WM: I think the lack of judgement from the VICE crew can be interpreted as oblivious. It’s like they Googled “conflicted areas” and the response is, “Oh, apparently the border between India and Pakistan, there’s a lot of shit going on down there, let’s just hang out see what happens!”
TW: The thing about it is the amount of education and riches that would be required to get there and do that…like, we can’t just roll up there and do that. There’s a process of very intelligent people working it out safely. I think the media in this country, there’s a very clear divide: there’s MSNBC and there’s FOX. There’s not a lot in the middle. Not to say that VICE is the middle ground, but they just don’t have that agenda. I think it’s interesting, there’s also about the balance of the media’s role in these conflicted places.
AJ: That kind of stuff is important and it sucks that it’s considered fringe.
WM: I stopped listening to the news when I could no longer get it from Tabitha Soren. It’s like, what’s the point.
AJ: I’m a little bit older, so Kurt Loder is where I finished.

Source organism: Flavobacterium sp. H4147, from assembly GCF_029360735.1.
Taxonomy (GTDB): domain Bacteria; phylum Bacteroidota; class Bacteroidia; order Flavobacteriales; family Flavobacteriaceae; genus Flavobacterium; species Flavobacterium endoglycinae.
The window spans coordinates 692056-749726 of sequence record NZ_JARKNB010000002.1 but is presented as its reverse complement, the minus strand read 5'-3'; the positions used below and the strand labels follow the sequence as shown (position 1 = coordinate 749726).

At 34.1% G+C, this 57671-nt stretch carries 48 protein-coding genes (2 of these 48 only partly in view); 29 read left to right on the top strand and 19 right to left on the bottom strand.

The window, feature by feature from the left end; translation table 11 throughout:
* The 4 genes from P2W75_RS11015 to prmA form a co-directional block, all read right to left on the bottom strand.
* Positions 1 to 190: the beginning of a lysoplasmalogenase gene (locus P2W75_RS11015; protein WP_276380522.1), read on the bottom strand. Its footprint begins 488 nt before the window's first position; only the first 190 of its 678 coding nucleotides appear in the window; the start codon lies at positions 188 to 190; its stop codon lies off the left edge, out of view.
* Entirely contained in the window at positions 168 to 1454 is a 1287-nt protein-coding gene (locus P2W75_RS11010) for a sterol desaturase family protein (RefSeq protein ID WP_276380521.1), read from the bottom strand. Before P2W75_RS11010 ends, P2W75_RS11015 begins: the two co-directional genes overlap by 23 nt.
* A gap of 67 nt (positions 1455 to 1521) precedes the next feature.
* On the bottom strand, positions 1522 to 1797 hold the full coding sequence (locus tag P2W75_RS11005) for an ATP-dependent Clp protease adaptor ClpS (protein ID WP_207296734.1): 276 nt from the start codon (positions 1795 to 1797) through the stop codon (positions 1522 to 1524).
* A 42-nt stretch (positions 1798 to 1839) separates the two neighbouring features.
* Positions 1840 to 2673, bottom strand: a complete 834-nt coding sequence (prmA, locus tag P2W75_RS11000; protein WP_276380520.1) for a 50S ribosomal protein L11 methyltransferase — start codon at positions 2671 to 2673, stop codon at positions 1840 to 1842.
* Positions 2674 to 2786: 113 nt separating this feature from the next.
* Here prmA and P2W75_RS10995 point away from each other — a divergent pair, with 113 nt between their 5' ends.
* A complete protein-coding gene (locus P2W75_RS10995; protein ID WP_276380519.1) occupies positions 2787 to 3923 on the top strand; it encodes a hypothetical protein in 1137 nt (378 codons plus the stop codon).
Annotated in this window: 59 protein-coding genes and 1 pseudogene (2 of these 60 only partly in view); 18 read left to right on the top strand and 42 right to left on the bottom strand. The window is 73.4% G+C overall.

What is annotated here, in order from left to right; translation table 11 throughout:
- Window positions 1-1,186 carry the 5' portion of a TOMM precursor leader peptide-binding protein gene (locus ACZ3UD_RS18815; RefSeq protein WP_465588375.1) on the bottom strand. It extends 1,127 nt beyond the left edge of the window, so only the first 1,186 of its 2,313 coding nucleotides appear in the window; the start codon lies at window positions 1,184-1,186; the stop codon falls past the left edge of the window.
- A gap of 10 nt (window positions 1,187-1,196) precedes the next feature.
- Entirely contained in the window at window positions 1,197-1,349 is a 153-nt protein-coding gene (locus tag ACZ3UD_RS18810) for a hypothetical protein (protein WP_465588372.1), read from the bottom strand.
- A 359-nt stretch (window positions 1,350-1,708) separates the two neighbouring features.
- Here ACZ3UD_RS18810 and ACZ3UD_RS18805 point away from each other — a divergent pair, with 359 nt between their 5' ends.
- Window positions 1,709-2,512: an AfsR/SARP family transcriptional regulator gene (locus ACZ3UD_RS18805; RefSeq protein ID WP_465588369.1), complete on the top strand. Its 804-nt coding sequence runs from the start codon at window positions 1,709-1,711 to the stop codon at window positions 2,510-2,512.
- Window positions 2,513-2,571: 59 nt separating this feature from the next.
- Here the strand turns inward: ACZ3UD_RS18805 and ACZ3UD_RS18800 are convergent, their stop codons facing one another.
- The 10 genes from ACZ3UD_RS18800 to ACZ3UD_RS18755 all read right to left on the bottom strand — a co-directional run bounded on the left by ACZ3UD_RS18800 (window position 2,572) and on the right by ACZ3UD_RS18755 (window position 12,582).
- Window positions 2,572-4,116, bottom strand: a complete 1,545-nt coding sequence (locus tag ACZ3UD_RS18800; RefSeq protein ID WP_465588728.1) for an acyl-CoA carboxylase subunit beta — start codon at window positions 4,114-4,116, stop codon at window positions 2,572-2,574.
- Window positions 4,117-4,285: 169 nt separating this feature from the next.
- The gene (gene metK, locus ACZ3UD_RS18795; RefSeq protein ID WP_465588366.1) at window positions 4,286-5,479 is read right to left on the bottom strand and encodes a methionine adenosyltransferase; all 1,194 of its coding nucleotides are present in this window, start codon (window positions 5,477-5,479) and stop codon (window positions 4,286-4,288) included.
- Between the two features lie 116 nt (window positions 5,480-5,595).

WM: Isn’t he still out there, though? I mean, he’s alive? Good for him.
WM: And Ti, you mentioned that the scene between AJ and Gene Jones, the original interview scene, was something like a 17 minute take that you cut down to around 7. How much of the movie ended up on the cutting room floor?
TW: Probably about a half hour. It never even really made it deep into the editing room, I knew that early on. That interview scene, the rest of the interview is certainly very interesting, but it felt…not redundant, but it felt like information you just already knew. All the interviews with the people before that are much longer, and there’s a lot of great stuff. There’s all this great context stuff, but when I was editing the movie, everyone kind of knows where they’re already at. As much as it is nice to hear background stories, it didn’t really change anything. It doesn’t necessarily matter. It’s mostly stuff like that that didn’t make it in.